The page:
Coming a mere 6 months after the last Churchill film starring Brian Cox that was released last summer, which dealt with the precarious moments before the Normandy landings, is Darkest Hour which tackles Winston Churchill’s difficult first month as Prime minister in May 1940. This is a fragile bleak time for the Allies, with western Europe falling like dominoes, and Britain seemingly next in line to be invaded by the advancing Nazi forces. It’s an extraordinary tipping point of the war, as Churchill is controversially appointed as the new PM. What many viewers won’t realise until now is just how perilously close Britain was to total capitulation, with a proclaimed ‘peace deal’ which would have meant total surrender, very much on the cards. It is therefore left for Churchill (Gary Oldman) to rally the country and to resist the pressure from his own party to give in to the idea of certain collapse.
A true tour-de-force from one of acting’s greatest
The sheer physical difficulty Oldman had to overcome throughout shooting with heavy prosthetics, including a gruelling daily preparation consisting of four hours’ worth of makeup and carrying another half of his body weight as a fat suit, is testament to his dedication to the role, true suffering for his art. There is of course that trademark sparkle and a hint of mischief in Oldman’s eyes, which are pretty much the only recognisable element of his appearance left after the transformation, but it’s this cheeky wit which suits the part perfectly. Oldman was also in contact with many of Churchill’s surviving relatives throughout the process, as well as spending a thorough 8 months preparing for and researching the role. Oldman’s performance is not pure imitation, which makes for a more natural believable appearance, as we see a different version to previous less memorable portrayals. Another factor of the films strength is that it’s a portrayal of a man over a month, so therefore portrays a developed, narrow focus rather than trying to squeeze a lifetime into two hours of film.
As to whether Oldman will win Best Actor, it’s certainly looking promising with a Golden Globe and a handful of other big awards already in the bag. This feels very much like his moment, like the narrative of Leo’s eventual triumph with The Revenant in 2016. If anyone deserves a best actor award it is Gary Oldman, not that his career should dictate whether he receives it of course. The prestigious award somehow evaded him as odds on favourite in 2012 for Tinker Tailor Soldier Spy, so now more than ever he is the favourite and probably deserved nominee to take home the award come March the fourth.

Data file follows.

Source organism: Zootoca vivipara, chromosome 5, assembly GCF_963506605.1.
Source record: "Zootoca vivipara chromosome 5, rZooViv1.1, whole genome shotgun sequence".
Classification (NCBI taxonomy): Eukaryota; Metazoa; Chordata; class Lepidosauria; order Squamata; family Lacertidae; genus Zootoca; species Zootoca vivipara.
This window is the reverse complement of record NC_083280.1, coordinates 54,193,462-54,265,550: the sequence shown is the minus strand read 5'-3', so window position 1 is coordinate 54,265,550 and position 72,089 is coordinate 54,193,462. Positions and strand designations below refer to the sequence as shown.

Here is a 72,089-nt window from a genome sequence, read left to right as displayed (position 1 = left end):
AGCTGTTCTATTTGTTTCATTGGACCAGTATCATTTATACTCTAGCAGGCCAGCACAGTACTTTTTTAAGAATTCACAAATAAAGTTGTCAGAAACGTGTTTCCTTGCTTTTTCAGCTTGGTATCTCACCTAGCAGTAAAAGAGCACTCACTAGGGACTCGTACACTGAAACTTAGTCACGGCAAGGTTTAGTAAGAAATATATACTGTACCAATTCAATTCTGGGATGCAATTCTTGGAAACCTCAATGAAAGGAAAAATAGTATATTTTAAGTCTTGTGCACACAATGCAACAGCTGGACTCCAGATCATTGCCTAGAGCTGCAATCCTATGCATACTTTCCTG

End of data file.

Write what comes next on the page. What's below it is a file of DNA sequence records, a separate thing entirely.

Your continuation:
Pieces of the puzzle
There is an ever-present urgency and creeping sense of menace, due to the constant reminders that Britain is on the verge of invasion, which inject a frantic pace to scene after scene of what would normally be an exhausting amount of dialogue. Additionally, the crisp cinematography excellently portrays Churchill’s isolation from both the public and his own party, using claustrophobic framing and increasingly gloomy lighting to paint a picture of a man struggling to fight battles from all angles.
The support cast who unfortunately won’t get as much limelight as Oldman, are fantastic too with Kristin Scott Thomas and Lily James bringing some much-needed colour and charm to the roles of Churchill’s wife and secretary respectively. Ben Mendelsohn of course is brilliant as always as King George VI, and the relationship he and Oldman develop on screen is fascinating to watch.
Things get a little ridiculous late on as Churchill takes the tube to Westminster to consult random members of the public on the prospect of impending peace talks with the Germans. The sequence stands out like a sore thumb, but it is heart-warming as it is completely fictional and silly. The story loses legs a bit towards the end too, with scene after scene of essentially old men arguing in dark smoky underground rooms, but nevertheless Oldman’s remarkable presence in almost every single scene ties the film together even through the lulls in drama.
A truly monumental performance of strength, isolation and determination from one of the greatest, most consistent British actors around. Gary Oldman’s exceptional transformation and portrayal somewhat overshadows the film, but this gripping point of history is still a thrilling watch despite the narrative not quite living up to the performances by its terrific cast.
Words by Ed Budds